Kevin Lucbert, Méditation #3, 2019

I fired my therapist. I have been informed that because I am a Capricorn, I describe my life as a series of business transactions. I did not cancel my next appointment. I fired her. I dismissed her from her post.

The reason for the firing is as follows: I had just finished telling her a wild story. It wasn’t a heartbreaking story, or a story that would make you concerned for my wellbeing. It was the kind of story you might divulge to someone in a hushed voice as you lean over your drinks conspiratorially, a can you believe this shit?? kind of story. When I finished, she paused, as she often would, and then asked, “have you considered killing yourself?” Before I could splutter much more than a hearty “NO?” she pulled out her day planner and did the sigh-and-resettle-in-her-seat which invariably means: session over. See you in two weeks.

I never expected this therapist to be great. I had opted for a sliding-scale plan that paired me with someone with a fresh PhD and unpolished skills. Her neutral expression was like gazing into the blank eyes of a sheep. She often hit me with long, police interrogator pauses to get me to volunteer more information, even though I’m a forthcoming patient (I have a blog; I’m not exactly the reticent type). None of this was ideal, but I wanted a therapist more as a sounding board than an analyst so I was willing to let it slide. But this question about suicidality felt like she might as well have hit me with her car. Not only was it completely tone-deaf, it also hinted at a dangerous precedent.

What do we do with the millennial who doesn’t have a death wish?

The timing of her question was telling. Suicidality didn’t come up significantly in my intake interview (in fact, I’m sure I must have said that I don’t experience suicidal thoughts), nor did it come up in any of my previous sessions, which had spanned several months. No, instead it came up when I talked about something larger than life, something full of baffling but salacious details. The message, then, was “situations that you do not understand – situations that seem bigger than you and that are functioning on precepts that you have not internalized – should make you want to die.” That message in that moment might be a trigger. If I was someone more impressionable I might then wonder, is something wrong with me that this doesn’t make me want to die? Should I learn to want to die?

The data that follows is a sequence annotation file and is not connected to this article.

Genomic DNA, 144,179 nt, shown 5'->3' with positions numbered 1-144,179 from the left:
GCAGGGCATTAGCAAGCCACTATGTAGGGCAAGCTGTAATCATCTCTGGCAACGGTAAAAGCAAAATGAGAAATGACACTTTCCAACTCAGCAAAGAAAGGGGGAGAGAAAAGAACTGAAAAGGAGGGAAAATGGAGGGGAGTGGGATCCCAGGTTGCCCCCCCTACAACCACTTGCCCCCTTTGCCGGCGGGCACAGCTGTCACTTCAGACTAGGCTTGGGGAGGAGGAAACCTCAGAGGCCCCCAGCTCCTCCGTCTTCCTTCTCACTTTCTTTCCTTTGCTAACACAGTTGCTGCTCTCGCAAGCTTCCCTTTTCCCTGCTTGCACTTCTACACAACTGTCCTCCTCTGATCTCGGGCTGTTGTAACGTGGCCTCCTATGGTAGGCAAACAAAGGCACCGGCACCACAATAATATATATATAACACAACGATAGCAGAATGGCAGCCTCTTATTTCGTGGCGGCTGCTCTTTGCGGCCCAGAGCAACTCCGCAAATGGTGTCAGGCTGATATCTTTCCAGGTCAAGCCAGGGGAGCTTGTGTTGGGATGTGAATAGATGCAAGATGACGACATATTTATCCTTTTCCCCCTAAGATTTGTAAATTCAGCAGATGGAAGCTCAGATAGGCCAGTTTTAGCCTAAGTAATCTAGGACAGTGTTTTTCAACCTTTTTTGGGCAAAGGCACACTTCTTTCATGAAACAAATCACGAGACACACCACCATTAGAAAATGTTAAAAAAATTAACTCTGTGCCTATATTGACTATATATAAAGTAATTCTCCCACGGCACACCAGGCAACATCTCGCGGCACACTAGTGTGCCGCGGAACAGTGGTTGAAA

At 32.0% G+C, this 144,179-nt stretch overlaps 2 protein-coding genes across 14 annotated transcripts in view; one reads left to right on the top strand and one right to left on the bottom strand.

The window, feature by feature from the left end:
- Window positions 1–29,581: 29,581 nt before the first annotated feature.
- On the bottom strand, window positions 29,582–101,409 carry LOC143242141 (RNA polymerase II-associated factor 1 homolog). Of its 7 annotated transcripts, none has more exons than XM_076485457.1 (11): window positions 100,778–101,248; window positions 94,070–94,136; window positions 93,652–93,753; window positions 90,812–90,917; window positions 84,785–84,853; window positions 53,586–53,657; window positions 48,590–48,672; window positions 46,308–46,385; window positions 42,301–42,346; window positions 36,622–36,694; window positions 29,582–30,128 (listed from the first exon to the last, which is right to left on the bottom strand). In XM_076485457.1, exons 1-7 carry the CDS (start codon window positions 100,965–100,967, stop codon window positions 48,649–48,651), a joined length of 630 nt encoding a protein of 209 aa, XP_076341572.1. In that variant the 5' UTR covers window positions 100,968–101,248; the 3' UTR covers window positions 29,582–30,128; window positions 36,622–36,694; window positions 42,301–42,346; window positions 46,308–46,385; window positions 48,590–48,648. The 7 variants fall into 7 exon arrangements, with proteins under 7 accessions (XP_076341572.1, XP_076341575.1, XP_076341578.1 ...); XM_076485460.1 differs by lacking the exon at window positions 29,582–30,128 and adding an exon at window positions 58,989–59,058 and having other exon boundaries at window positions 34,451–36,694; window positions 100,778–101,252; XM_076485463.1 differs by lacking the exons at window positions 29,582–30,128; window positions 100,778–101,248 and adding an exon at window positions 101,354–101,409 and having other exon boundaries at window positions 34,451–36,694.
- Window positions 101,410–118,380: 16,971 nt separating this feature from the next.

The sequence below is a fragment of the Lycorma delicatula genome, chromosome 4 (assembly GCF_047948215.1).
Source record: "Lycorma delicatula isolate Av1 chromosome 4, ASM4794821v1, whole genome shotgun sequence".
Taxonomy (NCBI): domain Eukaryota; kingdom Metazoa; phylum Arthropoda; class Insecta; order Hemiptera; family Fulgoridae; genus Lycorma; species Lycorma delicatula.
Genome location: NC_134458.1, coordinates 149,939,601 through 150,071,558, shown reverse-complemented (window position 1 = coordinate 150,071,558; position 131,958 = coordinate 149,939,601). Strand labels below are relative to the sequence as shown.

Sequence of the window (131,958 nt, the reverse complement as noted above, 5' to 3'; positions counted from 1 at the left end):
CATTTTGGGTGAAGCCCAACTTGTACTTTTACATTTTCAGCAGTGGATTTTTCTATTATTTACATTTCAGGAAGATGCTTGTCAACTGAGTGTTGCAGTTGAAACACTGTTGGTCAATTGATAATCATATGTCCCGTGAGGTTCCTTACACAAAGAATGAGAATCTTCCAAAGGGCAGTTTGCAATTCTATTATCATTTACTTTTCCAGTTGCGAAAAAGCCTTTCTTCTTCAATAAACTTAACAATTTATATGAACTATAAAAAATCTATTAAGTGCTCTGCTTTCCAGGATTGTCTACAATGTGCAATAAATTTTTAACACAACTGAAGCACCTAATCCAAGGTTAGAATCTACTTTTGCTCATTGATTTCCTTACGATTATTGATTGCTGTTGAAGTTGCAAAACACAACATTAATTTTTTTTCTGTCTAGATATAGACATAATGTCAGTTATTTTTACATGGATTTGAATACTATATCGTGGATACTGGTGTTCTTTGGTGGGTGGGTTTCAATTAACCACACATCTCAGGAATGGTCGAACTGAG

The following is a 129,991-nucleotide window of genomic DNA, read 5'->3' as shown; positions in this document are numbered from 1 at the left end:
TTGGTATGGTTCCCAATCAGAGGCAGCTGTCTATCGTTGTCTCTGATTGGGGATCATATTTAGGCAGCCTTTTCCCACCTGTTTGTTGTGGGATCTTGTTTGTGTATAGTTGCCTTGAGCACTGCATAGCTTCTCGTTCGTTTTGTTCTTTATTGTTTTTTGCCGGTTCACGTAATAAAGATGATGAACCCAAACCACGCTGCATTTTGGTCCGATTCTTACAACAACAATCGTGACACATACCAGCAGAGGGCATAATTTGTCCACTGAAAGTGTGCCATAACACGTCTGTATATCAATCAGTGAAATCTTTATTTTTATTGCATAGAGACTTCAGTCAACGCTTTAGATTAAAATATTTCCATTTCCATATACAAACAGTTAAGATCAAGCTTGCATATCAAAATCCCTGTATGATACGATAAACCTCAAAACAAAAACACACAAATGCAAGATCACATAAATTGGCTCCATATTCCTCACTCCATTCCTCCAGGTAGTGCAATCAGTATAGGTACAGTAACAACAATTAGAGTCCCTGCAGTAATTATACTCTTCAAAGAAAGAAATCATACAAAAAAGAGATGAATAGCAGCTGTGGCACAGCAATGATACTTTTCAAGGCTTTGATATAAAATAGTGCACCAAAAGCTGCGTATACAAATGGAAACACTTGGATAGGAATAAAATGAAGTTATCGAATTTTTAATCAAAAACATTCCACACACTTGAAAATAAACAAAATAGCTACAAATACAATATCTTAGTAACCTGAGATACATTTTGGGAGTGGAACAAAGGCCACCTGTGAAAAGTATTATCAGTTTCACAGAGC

I don’t have any big inspirational thoughts about not wanting to die. I’m just not the type. I’m plenty sad, but I’m also hardheaded, and I live with a chronic health condition that gives my self-preservation instinct a solid boost. My father and his siblings are like this too, so much so that I’ve joked about how Too Stubborn To Die should be the family crest. One of my primary motivations might be spite.

But look, I get it! Millennials are depressed. That’s the joke! We make the shitposts! We have student loan debt! We’ve bankrupted ourselves on avocados and Juul pods and it’s all a very tired routine. If you’re looking at memes alone, of course it’s going to look like we’re all in the midst of some mass psychogenic dysphoria. But clearly, my ex-therapist wasn’t looking at memes alone. She was speaking to millennials all day, as the clientele at this office were overwhelmingly young and queer. I’m sure a significant number of her other patients do deal with suicidal ideation. But for the ones that don’t, I believe that she was leaning so hard into the Millennial As Archetype that those of us who didn’t fit her pattern of young-gay-wants-to-die were seen as aberrant. I suspect that if I continued those sessions, she would have no idea how to treat me. Clearly, her burning need to ask that question in that moment signaled that, despite many sessions, she still had no working metric for my average emotional state, and never would.

The hold music at this office was the Mii channel music, which I suppose is telling. Appeal to your clientele. Speak their language. Fit their mold. I didn’t book a session with another therapist there for lack of motivation, but I have idly wondered if they are running some kind of millennial suicidality industrial complex back there. Welcome to therapy! Want to die! No? We can fix that! Please come up with a list of reasons you’d like to die by your next session, and we’ll get to work… Jokes aside, even if it’s not the entire staff, even if it’s just one therapist seeing a handful of clients, the damage is done. It’s not analysis. It’s just wholesale stereotyping and it’s doing the entire field a disservice.